Pierre-Louis de Lorimier, French-Canadian fur trader, Indian agent, and founder of Cape Girardeau, built the Red House in the late 1790s west of this location on what is now the parking lot of St. Vincent's Church.
The Red House served as the family home for Louis, his wife Charlotte Pemanpieh Bougainville, and their children- Guillaume ( as son from a previous marriage), Louis, Jr., Marie Louise, Augustus Bougainville, Agatha, Vernieul Raphael, and Victor. It also served as a fur-trading establishment and as the seat of government for the Spanish district of Cape Girardeau, of which the Spanish district of Cape Girardeau, of which Lorimier was commandant.
Constructed in typical Mississippi Valley French colonial architectural style, the building featured vertical log poteaux sur sole (post on a sill) construction, with a steep hip roof which broadened to cover wide porches. The porches provided a sheltered work area and shaded the windows from the sun which cooled the interior.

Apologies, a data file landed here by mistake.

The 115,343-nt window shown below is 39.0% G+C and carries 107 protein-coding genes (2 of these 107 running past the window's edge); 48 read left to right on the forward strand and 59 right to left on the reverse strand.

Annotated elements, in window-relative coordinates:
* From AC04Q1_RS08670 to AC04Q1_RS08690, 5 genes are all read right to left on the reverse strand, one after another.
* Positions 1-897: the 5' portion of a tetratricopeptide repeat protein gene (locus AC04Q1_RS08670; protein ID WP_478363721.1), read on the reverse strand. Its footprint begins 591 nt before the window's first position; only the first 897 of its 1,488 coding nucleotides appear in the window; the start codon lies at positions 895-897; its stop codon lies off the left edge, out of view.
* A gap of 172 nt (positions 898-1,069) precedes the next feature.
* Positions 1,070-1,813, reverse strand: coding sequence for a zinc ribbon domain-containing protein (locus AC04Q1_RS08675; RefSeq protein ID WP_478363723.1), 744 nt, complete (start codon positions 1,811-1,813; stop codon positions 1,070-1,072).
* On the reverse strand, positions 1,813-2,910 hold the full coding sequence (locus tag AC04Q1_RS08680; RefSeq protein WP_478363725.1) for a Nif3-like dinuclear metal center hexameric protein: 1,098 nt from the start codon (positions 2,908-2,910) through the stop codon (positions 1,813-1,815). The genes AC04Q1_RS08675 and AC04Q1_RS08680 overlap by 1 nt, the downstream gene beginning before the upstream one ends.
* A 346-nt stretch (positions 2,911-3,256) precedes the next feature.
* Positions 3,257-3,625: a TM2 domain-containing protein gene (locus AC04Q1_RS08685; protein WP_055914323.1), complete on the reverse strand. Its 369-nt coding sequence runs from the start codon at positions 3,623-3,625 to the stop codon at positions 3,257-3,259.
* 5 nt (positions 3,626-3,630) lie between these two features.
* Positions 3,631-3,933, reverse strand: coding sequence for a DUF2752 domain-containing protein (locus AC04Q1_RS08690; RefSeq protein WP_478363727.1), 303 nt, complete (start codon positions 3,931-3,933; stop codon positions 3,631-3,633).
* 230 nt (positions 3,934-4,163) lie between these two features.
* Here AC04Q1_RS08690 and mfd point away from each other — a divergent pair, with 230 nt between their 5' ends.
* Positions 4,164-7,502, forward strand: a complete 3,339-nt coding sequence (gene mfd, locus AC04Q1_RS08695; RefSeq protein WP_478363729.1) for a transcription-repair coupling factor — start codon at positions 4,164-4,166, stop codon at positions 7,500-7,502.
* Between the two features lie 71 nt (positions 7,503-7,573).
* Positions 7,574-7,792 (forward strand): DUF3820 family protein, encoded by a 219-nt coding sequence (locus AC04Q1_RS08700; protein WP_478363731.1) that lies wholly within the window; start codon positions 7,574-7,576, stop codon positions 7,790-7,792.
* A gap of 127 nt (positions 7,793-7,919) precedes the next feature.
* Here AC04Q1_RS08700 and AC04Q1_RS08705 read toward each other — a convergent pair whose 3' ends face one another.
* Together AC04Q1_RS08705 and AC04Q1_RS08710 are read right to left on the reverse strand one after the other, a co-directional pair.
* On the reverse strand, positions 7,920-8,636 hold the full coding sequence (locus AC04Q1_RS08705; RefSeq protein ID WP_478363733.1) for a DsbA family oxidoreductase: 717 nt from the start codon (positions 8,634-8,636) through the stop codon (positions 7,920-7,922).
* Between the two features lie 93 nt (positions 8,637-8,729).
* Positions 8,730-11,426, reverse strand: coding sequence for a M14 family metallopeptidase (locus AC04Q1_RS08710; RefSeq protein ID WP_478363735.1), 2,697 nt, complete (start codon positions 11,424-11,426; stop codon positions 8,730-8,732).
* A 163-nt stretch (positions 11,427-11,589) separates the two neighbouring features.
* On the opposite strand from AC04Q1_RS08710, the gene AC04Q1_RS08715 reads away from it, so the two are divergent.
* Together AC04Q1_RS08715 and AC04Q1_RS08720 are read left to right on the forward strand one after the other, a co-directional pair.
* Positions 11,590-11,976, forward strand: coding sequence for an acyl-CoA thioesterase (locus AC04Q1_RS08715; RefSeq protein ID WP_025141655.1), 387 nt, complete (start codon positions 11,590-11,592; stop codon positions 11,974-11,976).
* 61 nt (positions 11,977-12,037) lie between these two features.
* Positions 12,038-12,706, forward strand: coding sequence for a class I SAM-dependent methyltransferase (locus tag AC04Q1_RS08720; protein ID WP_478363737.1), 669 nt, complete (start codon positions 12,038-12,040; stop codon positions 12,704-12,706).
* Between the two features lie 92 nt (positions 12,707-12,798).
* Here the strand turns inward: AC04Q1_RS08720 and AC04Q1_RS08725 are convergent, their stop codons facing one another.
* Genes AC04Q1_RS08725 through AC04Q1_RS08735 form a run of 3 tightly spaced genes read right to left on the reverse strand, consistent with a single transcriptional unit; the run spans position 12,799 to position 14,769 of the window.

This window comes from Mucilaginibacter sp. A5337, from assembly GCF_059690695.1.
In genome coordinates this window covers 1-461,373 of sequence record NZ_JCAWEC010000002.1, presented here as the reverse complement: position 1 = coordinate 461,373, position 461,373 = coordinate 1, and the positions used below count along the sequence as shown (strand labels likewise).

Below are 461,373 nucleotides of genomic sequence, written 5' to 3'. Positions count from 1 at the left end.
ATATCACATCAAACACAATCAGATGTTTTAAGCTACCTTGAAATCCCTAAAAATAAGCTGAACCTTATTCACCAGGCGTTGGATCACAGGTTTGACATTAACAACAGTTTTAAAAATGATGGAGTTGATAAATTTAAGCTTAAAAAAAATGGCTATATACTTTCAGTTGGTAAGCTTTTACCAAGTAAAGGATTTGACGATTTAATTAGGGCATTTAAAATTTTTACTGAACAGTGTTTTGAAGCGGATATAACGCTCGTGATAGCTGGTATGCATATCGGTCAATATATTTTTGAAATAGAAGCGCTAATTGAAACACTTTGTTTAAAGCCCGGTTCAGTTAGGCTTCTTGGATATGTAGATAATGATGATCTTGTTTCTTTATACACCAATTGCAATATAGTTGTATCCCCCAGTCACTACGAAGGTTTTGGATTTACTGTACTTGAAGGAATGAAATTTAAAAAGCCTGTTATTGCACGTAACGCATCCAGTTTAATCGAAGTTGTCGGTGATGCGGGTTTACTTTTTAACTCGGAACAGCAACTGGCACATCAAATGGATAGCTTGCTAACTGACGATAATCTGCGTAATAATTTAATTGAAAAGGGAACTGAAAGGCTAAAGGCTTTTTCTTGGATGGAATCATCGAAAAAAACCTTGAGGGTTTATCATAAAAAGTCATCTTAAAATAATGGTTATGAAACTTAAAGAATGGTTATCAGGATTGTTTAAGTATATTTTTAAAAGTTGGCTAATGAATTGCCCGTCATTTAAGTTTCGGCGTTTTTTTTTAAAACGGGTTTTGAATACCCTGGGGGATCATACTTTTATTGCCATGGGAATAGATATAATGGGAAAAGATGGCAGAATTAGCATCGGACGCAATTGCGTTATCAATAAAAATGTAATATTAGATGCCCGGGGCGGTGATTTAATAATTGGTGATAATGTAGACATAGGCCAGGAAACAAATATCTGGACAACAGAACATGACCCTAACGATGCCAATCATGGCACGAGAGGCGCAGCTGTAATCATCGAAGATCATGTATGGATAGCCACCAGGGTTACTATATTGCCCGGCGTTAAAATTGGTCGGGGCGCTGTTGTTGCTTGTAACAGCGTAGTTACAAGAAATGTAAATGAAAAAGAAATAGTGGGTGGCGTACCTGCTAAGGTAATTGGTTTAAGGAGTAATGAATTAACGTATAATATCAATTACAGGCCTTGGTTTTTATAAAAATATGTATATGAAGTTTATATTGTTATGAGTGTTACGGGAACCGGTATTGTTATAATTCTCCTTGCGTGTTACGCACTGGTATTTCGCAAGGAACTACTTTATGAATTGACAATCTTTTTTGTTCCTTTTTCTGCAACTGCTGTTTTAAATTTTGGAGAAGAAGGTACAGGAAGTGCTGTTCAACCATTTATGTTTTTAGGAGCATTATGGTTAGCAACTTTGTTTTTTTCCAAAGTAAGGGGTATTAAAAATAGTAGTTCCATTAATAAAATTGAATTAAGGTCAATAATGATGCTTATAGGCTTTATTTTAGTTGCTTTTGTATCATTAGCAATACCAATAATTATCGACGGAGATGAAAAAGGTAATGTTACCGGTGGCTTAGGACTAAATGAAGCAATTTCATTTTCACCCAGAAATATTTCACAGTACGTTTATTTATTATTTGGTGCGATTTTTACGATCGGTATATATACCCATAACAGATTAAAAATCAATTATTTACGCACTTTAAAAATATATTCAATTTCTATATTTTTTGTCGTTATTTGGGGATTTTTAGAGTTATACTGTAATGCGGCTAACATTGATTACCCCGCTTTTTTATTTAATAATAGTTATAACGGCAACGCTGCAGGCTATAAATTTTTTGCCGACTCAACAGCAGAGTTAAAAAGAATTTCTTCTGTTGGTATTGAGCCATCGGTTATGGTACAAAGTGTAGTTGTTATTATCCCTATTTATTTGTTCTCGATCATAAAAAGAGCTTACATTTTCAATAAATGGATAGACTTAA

After the Louisiana Purchase and the transfer of authority of the United States government in 1804, the Red House was no longer a seat of government, but continued to be an important trading post. After his wife's death in 1808, Lorimier remarried. Marie Berthiaume, his third wife, bore him one child, a son Manuel who died in childhood. Lorimier died at his home on June 26, 1812.
Ownership of the Red House changed several times before the property was acquired by the Catholic Church. The house was destroyed by a tornado on November 27, 1850.